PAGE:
Premier League clubs set to share £8billion TV bonanza
An £8bn windfall could be shared among Premier League clubs from next year after Sky Sports broke the bank to retain its stranglehold on the right to show its matches.
For the second successive broadcast rights auction, Sky and BT stunned the game by bankrolling a 70pc surge in the value of the UK contract, which will cost the warring media giants a combined £5.136bn between 2016 and 2019.
In an astonishing increase on the existing £3.018bn deal, Sky was forced to pay £4.176bn to keep hold of the 126 maximum possible number of matches - almost double the £2.28bn it shelled out for a similar monopoly two years ago.
Of the seven packages up for auction, Sky again took five, with BT Sport securing the remaining two (totalling 42 games) at a cost of £960m - a far more modest increase on its existing £738m commitment.
Its strategy of bidding big for all packages ensured that Sky had little choice but to smash the record for UK TV rights, with the new mark coming close to the £5.5bn netted by the Premier League for all its rights for 2013-16.
That figure is now guaranteed to be far outstripped when international and other packages are sold this year - with the final total expected to exceed £8bn.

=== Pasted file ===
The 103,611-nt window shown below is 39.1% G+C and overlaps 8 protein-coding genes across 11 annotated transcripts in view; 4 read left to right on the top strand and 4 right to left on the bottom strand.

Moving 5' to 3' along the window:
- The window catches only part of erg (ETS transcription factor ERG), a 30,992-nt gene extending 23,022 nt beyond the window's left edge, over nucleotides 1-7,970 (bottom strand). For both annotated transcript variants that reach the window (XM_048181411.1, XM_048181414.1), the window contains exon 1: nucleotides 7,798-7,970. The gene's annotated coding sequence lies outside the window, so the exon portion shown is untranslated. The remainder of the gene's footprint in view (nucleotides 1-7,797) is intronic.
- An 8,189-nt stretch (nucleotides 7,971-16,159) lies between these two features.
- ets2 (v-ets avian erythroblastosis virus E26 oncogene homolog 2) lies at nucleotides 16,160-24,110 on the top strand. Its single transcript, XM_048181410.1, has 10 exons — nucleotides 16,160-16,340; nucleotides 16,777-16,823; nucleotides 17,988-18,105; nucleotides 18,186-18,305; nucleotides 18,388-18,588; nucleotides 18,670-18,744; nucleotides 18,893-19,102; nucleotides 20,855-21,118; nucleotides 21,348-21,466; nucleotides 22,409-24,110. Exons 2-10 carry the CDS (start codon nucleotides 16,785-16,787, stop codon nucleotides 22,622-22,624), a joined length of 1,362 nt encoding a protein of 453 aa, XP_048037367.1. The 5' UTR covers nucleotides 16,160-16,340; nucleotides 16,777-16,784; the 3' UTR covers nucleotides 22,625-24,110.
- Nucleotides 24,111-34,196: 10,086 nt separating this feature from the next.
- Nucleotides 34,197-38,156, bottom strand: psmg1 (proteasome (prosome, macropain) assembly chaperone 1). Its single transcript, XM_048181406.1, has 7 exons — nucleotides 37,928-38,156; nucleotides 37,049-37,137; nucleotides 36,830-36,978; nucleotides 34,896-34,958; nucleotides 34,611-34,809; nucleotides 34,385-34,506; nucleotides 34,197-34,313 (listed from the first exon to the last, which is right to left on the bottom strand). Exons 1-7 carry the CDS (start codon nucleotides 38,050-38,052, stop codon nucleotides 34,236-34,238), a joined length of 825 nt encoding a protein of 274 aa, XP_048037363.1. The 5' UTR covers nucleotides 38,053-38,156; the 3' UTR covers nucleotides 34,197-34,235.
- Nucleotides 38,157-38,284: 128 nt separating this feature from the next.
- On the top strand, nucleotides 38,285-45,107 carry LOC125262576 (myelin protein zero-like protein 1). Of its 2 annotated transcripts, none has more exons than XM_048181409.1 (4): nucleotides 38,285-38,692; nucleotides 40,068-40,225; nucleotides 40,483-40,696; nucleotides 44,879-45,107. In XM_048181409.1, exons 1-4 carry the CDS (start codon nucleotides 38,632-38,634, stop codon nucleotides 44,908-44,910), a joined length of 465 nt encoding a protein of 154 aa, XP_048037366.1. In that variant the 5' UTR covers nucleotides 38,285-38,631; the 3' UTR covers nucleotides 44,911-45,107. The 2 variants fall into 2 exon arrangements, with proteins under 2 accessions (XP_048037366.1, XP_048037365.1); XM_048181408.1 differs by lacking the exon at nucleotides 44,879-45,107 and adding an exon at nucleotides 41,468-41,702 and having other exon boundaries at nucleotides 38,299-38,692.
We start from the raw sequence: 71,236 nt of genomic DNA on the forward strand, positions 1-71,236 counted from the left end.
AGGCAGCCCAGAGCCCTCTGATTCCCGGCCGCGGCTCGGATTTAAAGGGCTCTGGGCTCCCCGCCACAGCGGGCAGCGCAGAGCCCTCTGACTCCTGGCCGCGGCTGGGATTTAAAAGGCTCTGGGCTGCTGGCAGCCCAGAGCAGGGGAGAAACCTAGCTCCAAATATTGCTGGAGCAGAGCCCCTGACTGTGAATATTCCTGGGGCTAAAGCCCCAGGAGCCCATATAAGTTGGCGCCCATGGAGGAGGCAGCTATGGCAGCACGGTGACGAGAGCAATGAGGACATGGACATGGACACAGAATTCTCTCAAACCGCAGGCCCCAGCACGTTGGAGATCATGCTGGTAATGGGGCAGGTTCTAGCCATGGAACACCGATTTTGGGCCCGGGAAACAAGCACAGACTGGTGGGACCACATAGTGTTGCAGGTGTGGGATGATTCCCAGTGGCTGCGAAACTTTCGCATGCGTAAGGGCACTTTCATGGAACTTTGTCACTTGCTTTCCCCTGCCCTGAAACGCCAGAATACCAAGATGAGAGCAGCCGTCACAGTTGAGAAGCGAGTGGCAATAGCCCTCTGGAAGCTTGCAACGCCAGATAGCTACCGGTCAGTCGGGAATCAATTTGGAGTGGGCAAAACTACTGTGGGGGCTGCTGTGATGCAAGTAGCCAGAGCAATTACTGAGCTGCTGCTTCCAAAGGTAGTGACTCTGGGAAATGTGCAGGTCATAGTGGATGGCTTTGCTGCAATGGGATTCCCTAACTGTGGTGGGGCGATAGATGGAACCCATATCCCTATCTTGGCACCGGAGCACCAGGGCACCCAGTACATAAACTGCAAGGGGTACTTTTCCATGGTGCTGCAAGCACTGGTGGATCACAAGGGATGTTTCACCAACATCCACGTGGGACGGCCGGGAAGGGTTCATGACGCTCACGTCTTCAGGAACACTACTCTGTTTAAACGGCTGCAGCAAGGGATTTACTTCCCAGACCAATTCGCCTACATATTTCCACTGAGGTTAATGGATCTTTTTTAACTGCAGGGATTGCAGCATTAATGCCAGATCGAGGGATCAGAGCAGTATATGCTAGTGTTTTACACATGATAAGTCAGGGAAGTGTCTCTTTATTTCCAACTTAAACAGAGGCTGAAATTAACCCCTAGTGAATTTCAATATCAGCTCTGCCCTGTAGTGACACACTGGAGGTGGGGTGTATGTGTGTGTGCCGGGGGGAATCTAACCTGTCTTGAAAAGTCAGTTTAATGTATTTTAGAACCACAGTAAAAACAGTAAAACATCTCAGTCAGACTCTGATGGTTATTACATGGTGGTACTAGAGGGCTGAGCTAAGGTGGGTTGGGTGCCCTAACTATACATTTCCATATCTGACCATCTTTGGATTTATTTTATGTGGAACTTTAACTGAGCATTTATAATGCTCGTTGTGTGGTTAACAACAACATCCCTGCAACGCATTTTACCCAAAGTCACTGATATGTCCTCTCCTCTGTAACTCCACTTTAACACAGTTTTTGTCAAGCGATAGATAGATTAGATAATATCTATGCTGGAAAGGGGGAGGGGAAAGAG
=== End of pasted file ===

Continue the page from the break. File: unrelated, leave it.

The new UK deal means that each of the 168 games to be shown live per season will cost an average of more than £10m each, with Sky paying £11m per match and BT £7.6m.
The outcome was arguably even more stunning than BT's £897m capture of the Champions League and other European club football just over a year ago.
That made Sky intent on keeping hold of the lion's share of Premier League football, particularly the coveted 4pm 'Super Sunday' slot.
In the auction, Sky was also awarded Sunday lunchtime, Saturday lunchtime and Friday and Monday night matches.
At least 18 games will be shown on a Friday night, but this package has no first or second choice picks.
Sky also increased the number of first-picks it holds from 20 to 26, with BT's falling from 18 to 12, although it now has seven second-picks as well.
BT Sport kept hold of its midweek fixtures and swapped Saturday lunchtime for the more attractive Saturday evening spot.
Premier League chief executive Richard Scudamore expressed surprise at an increase he thought would be "impossible", despite the auction being designed to extract the maximum possible revenue for his clubs.
In a comment that provoked laughter, he said: "Am I surprised? Of course, the little old Premier League, doing quite well here. Look, you laugh, but the reality is that compared with BT and Sky we are.
"Last time, as you probably know from my reaction, I was surprised with the figures we got then, so I am surprised this time again. But then, if you look at who's in play here, they are both very successful companies."
Scudamore refused to be drawn on whether Sky and BT had faced competition from a third bidder amid speculation that the Discovery Network was preparing an offer.
However, he said: "We did get interest and were presented to by various different types of companies."
He also defended the outcome, insisting that the Premier League gave back more than its fair share.
Sky Sports insisted that it had achieved its aims from the auction and vowed to work to avoid passing on the cost to its subscribers. (© Daily Telegraph, London)